The Pittsburgh Penguins, much like their namesake, can’t get off the ground this year.
The Penguins Penguins rank as one of the biggest disappointments in the NHL as their 21 points were tied for the second-fewest in the Eastern Conference entering Saturday. That’s something few saw coming for a team boasting Sidney Crosby and the longest active playoff streak in the league (12 seasons), but right now it’s reality.
That makes them one of the most intriguing stories in the league as teams pass the season’s quarter pole, because the Penguins need to take flight soon or risk getting behind in the Metropolitan Division.
“We’re scratching and clawing for everything we can,” coach Mike Sullivan told reporters Monday after a 5-4 overtime loss to Buffalo. “We’re well aware of the position we’re in. None of us are happy with it. We’ve got a proud group and I do think we’re getting better in a lot of areas.”
The Penguins offense has remained strong this season but issues on the blue line and in net has caused the team to go 2-6-2 in its last 10 games. Pittsburgh is giving up 3.25 goals per game, eighth-worst in the league, and starting goaltender Matt Murray has only played in 11 games due to a concussion and a lower-body injury.
Sullivan expects Murray, who the Penguins protected instead of Marc-Andre Fleury in the 2017 expansion draft, to be out “longer-term.” If that’s the case it’s another piece of adversity for a team that’s won two of the past three Stanley Cups and one not used to struggling out of the gate.
“We feel like we’re doing some good things,” forward Derick Brassard said. “Some of the games that we lost we probably should have won. I’m not saying our game is perfect, we obviously have to clean up a few things in our game, but it’s not a lack of effort out there.”
Hitchcock to the rescue?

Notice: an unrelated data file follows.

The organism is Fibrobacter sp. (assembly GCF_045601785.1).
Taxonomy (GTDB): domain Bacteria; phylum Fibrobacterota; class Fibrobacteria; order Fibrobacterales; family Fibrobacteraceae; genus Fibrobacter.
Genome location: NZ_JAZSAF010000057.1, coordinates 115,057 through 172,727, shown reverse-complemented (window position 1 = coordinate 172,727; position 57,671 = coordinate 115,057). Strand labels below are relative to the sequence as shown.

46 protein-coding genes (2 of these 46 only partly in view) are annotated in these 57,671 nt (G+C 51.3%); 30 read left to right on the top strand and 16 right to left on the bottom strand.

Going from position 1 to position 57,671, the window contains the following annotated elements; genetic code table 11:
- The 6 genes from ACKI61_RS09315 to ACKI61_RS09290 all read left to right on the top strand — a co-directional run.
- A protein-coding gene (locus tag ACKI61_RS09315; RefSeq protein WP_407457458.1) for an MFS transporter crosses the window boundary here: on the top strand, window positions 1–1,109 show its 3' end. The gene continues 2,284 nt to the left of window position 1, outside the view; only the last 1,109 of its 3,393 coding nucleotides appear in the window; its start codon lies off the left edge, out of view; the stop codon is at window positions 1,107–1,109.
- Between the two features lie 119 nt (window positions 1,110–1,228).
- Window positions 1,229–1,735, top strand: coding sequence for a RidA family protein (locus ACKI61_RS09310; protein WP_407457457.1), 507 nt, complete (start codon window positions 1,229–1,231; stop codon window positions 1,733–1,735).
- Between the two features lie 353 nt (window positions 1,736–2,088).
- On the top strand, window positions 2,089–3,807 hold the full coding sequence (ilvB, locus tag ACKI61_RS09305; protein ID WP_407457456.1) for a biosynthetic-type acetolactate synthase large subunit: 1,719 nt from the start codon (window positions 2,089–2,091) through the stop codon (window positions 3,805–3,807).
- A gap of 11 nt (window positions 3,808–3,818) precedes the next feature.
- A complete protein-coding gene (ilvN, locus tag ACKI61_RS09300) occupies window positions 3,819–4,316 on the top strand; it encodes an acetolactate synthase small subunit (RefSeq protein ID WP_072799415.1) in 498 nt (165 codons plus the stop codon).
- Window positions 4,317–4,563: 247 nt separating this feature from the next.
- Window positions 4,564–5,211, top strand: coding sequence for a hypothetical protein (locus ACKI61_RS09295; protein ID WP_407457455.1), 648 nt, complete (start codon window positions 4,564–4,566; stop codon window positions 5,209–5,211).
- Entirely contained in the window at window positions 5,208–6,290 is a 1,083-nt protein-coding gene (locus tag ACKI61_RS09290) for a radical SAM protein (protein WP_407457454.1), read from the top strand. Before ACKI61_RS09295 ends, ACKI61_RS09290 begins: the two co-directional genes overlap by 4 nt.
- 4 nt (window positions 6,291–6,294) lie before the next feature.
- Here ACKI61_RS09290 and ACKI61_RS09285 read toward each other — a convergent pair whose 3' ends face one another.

The NHL’s fourth midseason coaching change might be its most intriguing.
The Edmonton Oilers replaced Todd McLellan with veteran coach Ken Hitchcock on Tuesday in an attempt to salvage a playoff berth out of a 9-10-1 start. Hitchcock led the team to a win in his first game on the bench and is plenty capable of getting a team into the postseason: He’s made the playoffs 14 of the 18 seasons he’s finished. He’s also been fired midseason four times.
“I know what is wrong but it’s not going to get fixed overnight,” Hitchcock told reporters Tuesday. “I told the players today I can take them to a place, personally, that they can’t get to themselves but they have to buy into that.”
Offense is up to start the season and there are several stats to show it.
Through a quarter of the season there was an average of 6.1 goals per game, which would be the second-most since 1996-97 (6.2). Also, 52 players are averaging at least a point per game (minimum 10 games), the highest total at the quarter pole since 1995-96.
Good luck if you’re a goaltender.
Quarter-pole Hart Trophy (MVP) nominees
1. Mikko Rantanen, RW, Colorado Avalanche
Either Rantanen or teammate Nathan MacKinnon could go in this spot, but the former is the one that leads the league in points (36) and assists (27) entering Saturday.
2. David Pastrnak, RW, Boston Bruins
One of NHL’s two co-leaders in goals entering Saturday is a 22-year-old who was only the 25th overall pick in 2014. A lot of teams should be kicking themselves over missing out on a guy who’s scored 17 goals in his first 21 games this year.
3. Connor McDavid, C, Edmonton Oilers
McDavid is plus-three this season entering Saturday, while the rest of his teammates are a combined minus-49. He’s one of the only reasons the Oilers are still alive in the Pacific Division.